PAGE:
Although the cause still remains a mystery, Chipotle's E. coli outbreak has been declared officially over by the CDC. But just what does an unexplained, months- long food-poisoning outbreak do to the line of customers waiting at your counter?
The company's new numbers are out, and from the beginning last October to the end of the year, Chipotle's total net income dropped 44-per cent and its sales fell 15-per cent. If these numbers don't seem particularly strong to you, compare it with the same timeframe last year, when its revenue rose almost 10-per cent and sales and net income were both on a small but steady uptick.
But sales and percentages don't really paint the picture. You know what does? Millions and millions of unsold burritos. The difference in overall net income between the two periods came to $US53,300,000 ($75,506,805) in lost sales. Calculated out that sum is equivalent to:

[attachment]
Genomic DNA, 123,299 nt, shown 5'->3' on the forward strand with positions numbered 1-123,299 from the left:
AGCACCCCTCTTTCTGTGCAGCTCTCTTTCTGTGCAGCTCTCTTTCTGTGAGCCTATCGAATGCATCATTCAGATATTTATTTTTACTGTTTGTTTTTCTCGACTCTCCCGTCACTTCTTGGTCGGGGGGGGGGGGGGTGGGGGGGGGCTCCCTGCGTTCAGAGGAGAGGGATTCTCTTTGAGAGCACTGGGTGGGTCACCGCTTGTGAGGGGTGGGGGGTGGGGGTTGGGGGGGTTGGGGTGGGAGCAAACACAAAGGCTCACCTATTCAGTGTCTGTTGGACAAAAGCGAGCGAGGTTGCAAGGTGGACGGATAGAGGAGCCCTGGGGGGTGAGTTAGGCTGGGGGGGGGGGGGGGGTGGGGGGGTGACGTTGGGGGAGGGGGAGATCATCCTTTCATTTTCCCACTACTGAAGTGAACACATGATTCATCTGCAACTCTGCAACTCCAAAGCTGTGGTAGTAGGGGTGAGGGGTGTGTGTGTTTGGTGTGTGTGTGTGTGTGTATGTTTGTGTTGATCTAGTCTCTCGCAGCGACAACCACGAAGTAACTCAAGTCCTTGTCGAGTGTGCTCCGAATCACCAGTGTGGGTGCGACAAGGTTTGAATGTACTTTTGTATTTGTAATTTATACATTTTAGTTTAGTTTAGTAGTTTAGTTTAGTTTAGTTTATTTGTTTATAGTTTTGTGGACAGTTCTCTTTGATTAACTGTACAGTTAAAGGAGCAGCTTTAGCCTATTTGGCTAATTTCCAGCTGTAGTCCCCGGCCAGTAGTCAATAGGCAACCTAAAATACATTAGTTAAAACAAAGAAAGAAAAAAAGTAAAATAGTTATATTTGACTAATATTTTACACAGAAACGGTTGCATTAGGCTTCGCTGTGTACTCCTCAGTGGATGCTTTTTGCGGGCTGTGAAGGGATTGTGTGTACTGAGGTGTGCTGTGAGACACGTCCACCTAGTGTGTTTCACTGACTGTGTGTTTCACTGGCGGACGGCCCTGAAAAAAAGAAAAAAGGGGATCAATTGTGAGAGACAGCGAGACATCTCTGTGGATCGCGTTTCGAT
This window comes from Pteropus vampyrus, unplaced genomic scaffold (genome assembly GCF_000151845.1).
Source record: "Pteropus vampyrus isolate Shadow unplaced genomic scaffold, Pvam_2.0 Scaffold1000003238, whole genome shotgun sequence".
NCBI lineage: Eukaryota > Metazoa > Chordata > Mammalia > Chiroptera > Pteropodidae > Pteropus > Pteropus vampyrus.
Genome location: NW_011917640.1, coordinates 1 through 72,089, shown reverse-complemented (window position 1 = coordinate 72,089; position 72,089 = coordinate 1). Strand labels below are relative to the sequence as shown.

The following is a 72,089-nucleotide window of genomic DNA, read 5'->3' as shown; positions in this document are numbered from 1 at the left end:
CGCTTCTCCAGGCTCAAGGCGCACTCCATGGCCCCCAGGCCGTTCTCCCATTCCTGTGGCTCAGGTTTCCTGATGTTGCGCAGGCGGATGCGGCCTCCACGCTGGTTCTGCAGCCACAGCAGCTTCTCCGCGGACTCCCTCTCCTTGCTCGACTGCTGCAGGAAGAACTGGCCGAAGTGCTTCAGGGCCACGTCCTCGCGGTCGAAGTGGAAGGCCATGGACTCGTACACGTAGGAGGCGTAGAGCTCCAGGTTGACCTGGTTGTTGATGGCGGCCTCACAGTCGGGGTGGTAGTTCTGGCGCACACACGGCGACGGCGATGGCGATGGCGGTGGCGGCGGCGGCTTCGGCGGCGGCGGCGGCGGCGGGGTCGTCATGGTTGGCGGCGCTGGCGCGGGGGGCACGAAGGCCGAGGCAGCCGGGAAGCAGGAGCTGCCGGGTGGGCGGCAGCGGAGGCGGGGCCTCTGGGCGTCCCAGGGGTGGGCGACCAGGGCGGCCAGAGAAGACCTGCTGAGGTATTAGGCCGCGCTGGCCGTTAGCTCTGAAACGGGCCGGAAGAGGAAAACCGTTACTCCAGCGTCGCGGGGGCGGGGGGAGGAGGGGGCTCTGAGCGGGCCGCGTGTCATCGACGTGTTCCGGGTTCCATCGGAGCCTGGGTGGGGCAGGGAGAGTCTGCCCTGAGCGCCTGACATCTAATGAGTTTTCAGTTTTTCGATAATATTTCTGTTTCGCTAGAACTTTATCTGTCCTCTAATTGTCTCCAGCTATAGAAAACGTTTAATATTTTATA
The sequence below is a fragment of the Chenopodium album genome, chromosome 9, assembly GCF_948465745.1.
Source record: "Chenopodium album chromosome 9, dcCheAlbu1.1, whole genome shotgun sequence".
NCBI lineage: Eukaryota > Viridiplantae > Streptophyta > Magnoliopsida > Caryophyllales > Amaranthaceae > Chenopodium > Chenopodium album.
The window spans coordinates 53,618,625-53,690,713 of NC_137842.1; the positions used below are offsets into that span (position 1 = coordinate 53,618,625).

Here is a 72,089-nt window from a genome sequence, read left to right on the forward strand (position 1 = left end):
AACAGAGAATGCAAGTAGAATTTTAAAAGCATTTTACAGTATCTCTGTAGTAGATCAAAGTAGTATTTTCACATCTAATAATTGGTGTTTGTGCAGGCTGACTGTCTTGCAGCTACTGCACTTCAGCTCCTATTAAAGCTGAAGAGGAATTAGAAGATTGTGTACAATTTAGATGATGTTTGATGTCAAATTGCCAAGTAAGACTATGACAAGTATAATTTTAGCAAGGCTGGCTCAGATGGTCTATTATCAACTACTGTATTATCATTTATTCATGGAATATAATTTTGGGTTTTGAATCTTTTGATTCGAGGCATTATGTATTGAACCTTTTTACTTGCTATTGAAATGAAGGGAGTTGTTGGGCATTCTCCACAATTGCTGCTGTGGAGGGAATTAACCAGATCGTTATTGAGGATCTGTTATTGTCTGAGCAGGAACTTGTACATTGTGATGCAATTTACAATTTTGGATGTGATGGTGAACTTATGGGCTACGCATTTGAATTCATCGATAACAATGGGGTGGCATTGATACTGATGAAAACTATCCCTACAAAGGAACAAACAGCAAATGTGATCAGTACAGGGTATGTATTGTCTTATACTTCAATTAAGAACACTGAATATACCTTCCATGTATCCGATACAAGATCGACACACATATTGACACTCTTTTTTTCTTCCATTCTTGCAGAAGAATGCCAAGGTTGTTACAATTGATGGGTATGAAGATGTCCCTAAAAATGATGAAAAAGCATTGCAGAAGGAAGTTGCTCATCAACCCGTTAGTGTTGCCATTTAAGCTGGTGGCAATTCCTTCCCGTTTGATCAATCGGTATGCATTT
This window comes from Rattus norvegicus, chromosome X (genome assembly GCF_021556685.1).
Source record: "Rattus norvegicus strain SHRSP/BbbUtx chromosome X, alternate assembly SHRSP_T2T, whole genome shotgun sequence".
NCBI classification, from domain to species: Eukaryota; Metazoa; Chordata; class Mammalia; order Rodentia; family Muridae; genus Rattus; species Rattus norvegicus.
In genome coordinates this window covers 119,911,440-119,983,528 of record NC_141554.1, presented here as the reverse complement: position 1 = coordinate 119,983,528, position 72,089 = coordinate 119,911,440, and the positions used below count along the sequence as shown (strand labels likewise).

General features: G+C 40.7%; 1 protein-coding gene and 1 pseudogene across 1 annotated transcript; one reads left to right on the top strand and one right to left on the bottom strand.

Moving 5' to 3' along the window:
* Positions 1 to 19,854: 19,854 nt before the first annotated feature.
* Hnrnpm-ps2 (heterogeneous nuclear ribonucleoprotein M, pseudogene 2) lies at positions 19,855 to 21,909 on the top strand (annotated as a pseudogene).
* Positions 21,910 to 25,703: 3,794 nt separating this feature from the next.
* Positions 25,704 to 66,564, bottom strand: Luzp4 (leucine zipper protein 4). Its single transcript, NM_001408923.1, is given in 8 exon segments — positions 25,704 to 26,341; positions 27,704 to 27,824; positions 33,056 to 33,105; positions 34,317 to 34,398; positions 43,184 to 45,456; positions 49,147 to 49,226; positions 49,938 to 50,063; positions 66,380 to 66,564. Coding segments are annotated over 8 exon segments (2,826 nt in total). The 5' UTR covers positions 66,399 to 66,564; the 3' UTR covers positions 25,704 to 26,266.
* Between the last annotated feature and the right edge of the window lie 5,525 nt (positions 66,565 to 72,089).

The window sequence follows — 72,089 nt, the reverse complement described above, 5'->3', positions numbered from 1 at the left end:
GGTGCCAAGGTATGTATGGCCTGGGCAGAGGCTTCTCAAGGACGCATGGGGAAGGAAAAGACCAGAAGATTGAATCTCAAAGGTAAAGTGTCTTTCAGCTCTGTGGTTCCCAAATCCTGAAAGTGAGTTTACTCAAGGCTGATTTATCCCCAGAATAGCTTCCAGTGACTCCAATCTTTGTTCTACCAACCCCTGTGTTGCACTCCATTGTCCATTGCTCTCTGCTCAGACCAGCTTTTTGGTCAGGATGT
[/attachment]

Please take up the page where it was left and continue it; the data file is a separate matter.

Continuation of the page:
- 5,640,211 barbacoa burritos with guacamole
- 4,315,789 chicken salad bowls, with a side of guacamole and chips — plus an apple juice
- 12,541,176 children's quesadilla meals with chips and milk on the side
- 5,004,694 crispy corn steak tacos (with extra streak)
So, now that the outbreak is over, what's next? It's unclear. Memories of food-poisoning can be extremely short — and quickly replaced when a new outbreak pops into the news. But with the cause of this one still unknown, this one could still end up being a little harder to shake from memory than most.
Top image: Steve Dykes / Getty images